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What are your biggest deal-breakers when hiring?


Even before starting the hiring process, most employers would already have the ideal candidate in mind. Perhaps you are looking for someone with good computer skills and communication skills, or maybe you need someone with good domain knowledge in engineering.

But, in today's talent scarce world, the ideal candidate is hard to come by, and with restructuring forcing many workers to acquire new skills to take on new careers; employers might have to take a step back and look at recruitment from a different angle, and think about the employee they don't want.

At the International Recruitment Forum hosted by the Swiss Education Group earlier this year, Human Resources spoke to eight HR leaders and recruiters to find out their biggest deal-breakers when hiring. Here's what they have to say:

Eugenio Pirri, chief people and culture officer, Dorchester Collection

For me, one of the biggest concerns is they have already 'figured it out'. I think if you figure out things too early in life, you will not be open to seeing what life can offer and be open to the changing world around you. If you already know what you are going to do and how you are going to get it, I don’t think you’re being very forward thinking because everything is changing.

Sarah Stanger, regional director of HR - EMEA, Mandarin Oriental Hotel Group

Poor attitude is certainly a deal-breaker. If someone is not willing to go above and beyond and go that extra mile and come from that place of humility and wanting to serve, then that would be a deal-breaker for us.

ALSO READ: Who’s the most important in a business?

Patrizia Hofer, hotel manager, The Ritz Carlton, Doha

When you feel that the person is not really looking to learn or to grow, and it’s the title they are concerned about. When you feel that the person is not really interested in the company or not really listening to the philosophy that you are looking for.

Jason Feng, GPHR, assistant director of HR, Regent Hotels & Resorts

Attitude. I would say that if a person thinks that he/she already knows everything, that means he/she doesn’t really know anything. We want people who are willing to learn instead of those who come with the mindset that they are already very good.

Reyes Javier, international recruiter, Disney Worldwide Services, The Walt Disney Company

Our guests expect the best. So we need to have the right people in the right roles - people who are very good in guest service, people who have experience, and people who are going to meet the expectations of our guests.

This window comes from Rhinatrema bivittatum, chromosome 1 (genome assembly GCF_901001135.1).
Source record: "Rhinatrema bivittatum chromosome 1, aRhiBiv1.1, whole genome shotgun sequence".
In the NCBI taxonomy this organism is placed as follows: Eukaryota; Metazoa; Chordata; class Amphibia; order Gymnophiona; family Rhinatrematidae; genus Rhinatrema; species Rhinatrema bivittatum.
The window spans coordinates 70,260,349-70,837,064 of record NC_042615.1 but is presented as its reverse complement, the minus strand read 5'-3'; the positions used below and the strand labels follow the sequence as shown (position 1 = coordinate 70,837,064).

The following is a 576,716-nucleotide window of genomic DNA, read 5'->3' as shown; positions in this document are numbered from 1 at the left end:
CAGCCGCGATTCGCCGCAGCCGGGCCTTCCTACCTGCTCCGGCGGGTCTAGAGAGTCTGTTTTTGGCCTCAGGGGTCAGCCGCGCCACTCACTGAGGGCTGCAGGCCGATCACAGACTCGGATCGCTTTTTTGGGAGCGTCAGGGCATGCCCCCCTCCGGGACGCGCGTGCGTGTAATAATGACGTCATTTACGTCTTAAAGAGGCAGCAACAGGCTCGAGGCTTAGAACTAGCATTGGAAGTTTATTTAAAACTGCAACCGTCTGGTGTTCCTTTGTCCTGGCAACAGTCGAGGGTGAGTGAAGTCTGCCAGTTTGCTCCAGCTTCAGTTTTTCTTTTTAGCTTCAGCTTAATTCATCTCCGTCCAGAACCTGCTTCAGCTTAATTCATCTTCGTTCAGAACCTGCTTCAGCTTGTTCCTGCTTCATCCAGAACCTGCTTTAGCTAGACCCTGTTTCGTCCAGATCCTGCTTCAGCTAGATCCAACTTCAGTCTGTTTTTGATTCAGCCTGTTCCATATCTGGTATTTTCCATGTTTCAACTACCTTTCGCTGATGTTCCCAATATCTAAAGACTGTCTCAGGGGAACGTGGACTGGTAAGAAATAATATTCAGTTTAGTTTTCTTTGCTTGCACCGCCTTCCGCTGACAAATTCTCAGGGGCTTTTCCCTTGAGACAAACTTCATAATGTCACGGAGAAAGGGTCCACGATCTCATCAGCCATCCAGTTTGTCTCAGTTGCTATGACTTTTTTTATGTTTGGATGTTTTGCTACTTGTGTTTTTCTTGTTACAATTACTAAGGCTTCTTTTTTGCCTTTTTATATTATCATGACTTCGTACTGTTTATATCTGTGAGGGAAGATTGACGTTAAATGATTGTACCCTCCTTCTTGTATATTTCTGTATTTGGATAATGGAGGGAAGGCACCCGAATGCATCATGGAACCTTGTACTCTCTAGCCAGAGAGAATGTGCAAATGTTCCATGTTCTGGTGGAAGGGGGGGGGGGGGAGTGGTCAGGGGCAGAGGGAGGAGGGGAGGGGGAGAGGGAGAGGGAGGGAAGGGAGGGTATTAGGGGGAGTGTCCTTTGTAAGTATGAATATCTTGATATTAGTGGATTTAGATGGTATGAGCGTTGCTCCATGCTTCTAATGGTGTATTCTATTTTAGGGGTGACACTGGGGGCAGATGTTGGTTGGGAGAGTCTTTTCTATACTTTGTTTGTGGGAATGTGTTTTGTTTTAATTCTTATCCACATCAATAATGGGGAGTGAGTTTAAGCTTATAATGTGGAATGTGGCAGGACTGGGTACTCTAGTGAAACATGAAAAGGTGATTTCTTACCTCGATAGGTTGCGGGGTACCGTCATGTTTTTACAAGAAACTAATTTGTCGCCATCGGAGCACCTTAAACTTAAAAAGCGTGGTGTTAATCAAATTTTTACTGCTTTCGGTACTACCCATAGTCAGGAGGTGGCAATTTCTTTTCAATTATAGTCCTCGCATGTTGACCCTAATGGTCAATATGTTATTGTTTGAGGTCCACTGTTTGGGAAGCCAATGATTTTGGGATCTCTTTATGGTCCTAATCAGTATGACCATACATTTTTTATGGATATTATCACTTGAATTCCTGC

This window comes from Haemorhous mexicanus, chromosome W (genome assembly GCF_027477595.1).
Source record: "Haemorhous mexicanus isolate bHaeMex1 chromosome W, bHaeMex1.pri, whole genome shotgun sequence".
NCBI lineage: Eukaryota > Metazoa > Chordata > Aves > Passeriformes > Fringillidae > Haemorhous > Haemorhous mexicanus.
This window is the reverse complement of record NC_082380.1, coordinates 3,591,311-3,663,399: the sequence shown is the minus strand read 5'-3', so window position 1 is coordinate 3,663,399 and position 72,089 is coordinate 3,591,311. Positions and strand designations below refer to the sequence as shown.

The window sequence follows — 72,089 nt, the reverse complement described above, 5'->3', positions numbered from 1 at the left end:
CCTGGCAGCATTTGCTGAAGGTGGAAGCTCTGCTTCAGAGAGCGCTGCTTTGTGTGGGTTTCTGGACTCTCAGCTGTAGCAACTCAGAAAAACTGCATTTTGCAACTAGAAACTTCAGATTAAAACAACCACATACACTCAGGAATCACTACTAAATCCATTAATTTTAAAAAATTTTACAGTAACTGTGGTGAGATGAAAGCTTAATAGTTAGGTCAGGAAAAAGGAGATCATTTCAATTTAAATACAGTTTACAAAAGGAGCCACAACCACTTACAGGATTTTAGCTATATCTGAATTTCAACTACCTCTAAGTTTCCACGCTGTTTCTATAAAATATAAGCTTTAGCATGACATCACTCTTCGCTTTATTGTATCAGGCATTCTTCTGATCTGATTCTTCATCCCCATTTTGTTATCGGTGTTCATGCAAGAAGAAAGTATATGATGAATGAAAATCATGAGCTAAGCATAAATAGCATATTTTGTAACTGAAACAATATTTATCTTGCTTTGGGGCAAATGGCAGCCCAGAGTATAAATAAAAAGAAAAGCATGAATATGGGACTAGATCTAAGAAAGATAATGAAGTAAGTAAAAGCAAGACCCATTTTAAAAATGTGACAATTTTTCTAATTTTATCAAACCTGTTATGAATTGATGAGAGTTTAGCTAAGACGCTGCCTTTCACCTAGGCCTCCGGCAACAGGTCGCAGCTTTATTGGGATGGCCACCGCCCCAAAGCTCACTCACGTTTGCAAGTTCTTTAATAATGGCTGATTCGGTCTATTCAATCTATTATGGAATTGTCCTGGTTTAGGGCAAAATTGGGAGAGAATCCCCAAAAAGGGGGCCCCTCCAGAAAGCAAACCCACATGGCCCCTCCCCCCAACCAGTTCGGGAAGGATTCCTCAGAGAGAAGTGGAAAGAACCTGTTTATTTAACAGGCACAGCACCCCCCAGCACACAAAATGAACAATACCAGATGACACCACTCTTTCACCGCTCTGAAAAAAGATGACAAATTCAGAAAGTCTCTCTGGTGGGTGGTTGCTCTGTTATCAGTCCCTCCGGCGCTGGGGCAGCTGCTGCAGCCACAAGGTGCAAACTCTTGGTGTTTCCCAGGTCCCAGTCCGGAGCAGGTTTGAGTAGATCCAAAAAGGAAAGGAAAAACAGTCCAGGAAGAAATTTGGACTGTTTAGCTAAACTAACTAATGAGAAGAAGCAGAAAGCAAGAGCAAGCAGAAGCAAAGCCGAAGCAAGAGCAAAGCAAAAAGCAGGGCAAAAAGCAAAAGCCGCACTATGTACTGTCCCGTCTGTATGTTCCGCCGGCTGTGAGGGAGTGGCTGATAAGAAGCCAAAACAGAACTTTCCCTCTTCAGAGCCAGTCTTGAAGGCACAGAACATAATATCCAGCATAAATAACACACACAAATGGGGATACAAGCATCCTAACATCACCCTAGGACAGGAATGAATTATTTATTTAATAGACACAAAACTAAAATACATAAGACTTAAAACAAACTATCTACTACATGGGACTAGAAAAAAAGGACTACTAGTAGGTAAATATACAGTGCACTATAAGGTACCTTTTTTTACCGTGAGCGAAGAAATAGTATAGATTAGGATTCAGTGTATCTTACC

We're looking for personality, the guest service, being approachable, and having the desire to help the guests with anything they need from providing information to solving problems. That’s what we need, and what a person needs to be successful as part of our company. If they don’t have what we are looking for, that’s a deal-breaker right there.

ALSO READ: 2 in 3 GenZ employees expect a 9-14% pay increase every year

Eric Bösiger, PR & marketing cabin crew, Swiss Air

Apart from the language knowledge which is dependent on their location, it’s probably the personality. It's the way the person appears to us when they come for an interview - the way they present themselves, the energy that they give - that’s probably what makes the difference. The people who are hiring are also cabin crew members and we hire people who will be working with us later on. So it’s really the person who makes the difference.

Thomas Dutilleux, HR executive recruitment, UBS

Generally, except if you have a criminal record, nothing prevents you from working at UBS. If you have the motivation and the will to do so and put in the effort, it can be achieved. If you have a criminal record, it is probably a deal breaker because you are working with the client’s money where trust is the main thing.

Maroun Antoine Alsayah, director of talent development, John Paul

Customer service and a passion for customer service is the most important trait that we look for. If they don’t care about people and don’t have the passion that is needed, that’s a deal-breaker. This business is not for everybody, so if talking to people and engaging with people is not your thing, then being at John Paul is not for you.

READ MORE: Are degrees really necessary for a management role in hospitality?

Photo / 123RF

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